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10 Reasons Why Do Cats Lick Each Other? | Cat Self Grooming Guide

Cats are very meticulous about their hygiene. They tend to keep themselves clean all the time. All of us must be familiar with cats licking each other or themselves. Some cats also like to lick and groom others too. It is a prevalent behavior in all felines. Kittens might engage very often in licking and grooming themselves. Apart from cleanliness, this behaviour in felines is also related to different reasons. Let’s know the top 10 reason why do cats groom each other?

Why Do Cats Groom Each Other?

#1 Allogrooming

Allogrooming can be commonly seen in cats of the same colony. It is a character trait and a behavioural pattern in all cats. Kittens close to each other are more likely to engage in social grooming. However, often it is more noticeable among members of the same feline family. Cats express bonding, cohesion, and social hierarchy by grooming each other. Allogrooming is also a tradition among older cats towards the younger ones.

#2 Social Bonding

It is a significant reason behind cats grooming each other. It can be seen as an act of solicitation among felines that bond very well. This is a sign that they are comfortable and enjoy each other’s company. Those furry balls who engage in all grooming are highly cooperative and demonstrate social solid bonding. Good bonding and social interaction are more closely observed in free-roaming cats.

#3 Reciprocated Action

Ever wondered why do cats clean each other? In many cases, prepping is in response to another pet’s initiative. It is often observed that cats habitual to all grooming tend to reciprocate similarly to other cats. They may respond by tilting or bending their head towards the groomer or approaching the other cat. Also, cats having a closer bond usually take turns sprucing up each other.

#4 Natural Instinct

Grooming is a part of the behaviour of all felines. Cats tend to do this very often at different times in a day. Licking and grooming is a form of relaxation that helps them regulate their body temperature. When kitten feel extremely hot during summer days or humid weather, licking cools down their temperature and refreshes them. Licking or rubbing their heads over each other relaxes their nerves and reduces stress and irritation.

#5 Initiate Bonding

Grooming is an excellent way to encourage bonding between cats. In a study, it was revealed that many interactions are initiated by grooming. It is observed that many cats tend to approach or invite other cats. Grooming encourages bonding and helps develop a sense of trust and belonging to the same family or colony.

#6 Dominance

Though two cats might seem equally engaged in grooming, usually, one of them provides majority grooming to the other. This generally happens amongst cats of different ranks. A feline of higher rank tends to groom a cat of lower rank more often, providing majority grooming to the younger kitten.

#7 Shared Affection

Grooming is a social activity that connects cats. Thus, sprucing each other is a way of showing affection. It strengthens their bond and reflects territorial dominance and family bonding. Mother cats often trim their kittens to demonstrate their love and affection in the family.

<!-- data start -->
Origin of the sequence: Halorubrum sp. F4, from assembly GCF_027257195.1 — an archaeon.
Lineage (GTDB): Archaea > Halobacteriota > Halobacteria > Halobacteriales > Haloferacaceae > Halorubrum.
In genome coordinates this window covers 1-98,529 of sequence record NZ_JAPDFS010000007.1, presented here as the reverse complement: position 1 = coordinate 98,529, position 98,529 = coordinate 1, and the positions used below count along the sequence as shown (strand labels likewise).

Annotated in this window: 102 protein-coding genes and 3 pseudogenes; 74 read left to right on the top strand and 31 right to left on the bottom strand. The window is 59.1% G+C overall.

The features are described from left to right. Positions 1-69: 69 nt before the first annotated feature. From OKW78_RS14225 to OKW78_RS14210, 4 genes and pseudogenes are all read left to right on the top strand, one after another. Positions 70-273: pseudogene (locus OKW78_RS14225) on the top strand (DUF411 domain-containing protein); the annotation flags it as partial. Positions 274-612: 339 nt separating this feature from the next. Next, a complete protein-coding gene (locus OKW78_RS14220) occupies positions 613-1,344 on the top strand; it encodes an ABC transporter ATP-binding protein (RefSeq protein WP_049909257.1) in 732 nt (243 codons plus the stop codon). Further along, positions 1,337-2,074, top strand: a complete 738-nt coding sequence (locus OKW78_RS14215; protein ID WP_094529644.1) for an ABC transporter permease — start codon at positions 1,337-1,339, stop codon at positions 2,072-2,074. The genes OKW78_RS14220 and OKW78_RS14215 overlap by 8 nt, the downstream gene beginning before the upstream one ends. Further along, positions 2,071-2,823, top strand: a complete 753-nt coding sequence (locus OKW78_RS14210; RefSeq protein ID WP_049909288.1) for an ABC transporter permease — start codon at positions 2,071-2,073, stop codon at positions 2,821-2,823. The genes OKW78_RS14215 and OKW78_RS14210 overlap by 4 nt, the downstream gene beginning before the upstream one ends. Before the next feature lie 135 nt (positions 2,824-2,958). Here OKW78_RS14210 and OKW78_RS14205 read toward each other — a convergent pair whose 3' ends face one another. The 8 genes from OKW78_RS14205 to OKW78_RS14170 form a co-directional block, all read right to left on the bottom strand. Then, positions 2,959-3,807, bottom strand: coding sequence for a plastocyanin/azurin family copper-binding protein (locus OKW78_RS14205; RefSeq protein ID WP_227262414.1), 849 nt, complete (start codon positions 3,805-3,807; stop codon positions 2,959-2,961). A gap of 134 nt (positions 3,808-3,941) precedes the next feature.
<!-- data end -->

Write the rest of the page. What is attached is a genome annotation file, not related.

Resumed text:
#8 Form of Exercise or Play

As grooming reflects bonding, cats tend to lick or groom other cats to initiate play or engage in fun activities. This also indicates love and trust between cats who frequently redd up each other. This kind of behavior is usually seen among those cats that either live together in a family or grow up together.

Sometimes, cats that groom each other also engage in play fights. These are not serious fights but regular exercise and play while spending time together. Such fights are often brief as cats are more likely just playing. Grooming and licking might end up in play fights which are a normal and reasonable form of exercise too.

#9 Sign of Acceptance

Cats do not easily befriend other cats or animals, or humans. They may take their time to develop trust and liking for others. Grooming can be seen as a sign of acceptance by cats. If felines start interested in something, they are more likely to reciprocate by trimming and licking. A cat smelling a new pet or guest indicates their acceptance of the new member.

#10 Self Care

Grooming is an essential part of a cat’s behaviour and primarily a sign of self-care. You know why do cats groom themselves? They do so to keep their fur clean and remove dust and dirt particles. Kittens have rough comb-like tongues that help them comb their fur coat to remove parasites and dead skin.

Cat excessive grooming helps them hide their body odor from predators, revealing their location. While grooming themselves, kittens tend to lick their injured body parts that help prevent infections by keeping their injuries clean. Sometimes, it also enables pets to clean more precisely. Cats who groom each other can also clean hard-to-reach places on their body such as the face, ears, head, etc.


Over grooming in cats is a part of their inherited behaviour since birth. It appears as a process of self-care in cats and reflects a wide range of emotions from dominance to social connection and acceptance. Cats tend to engage more in social grooming when they bond well together.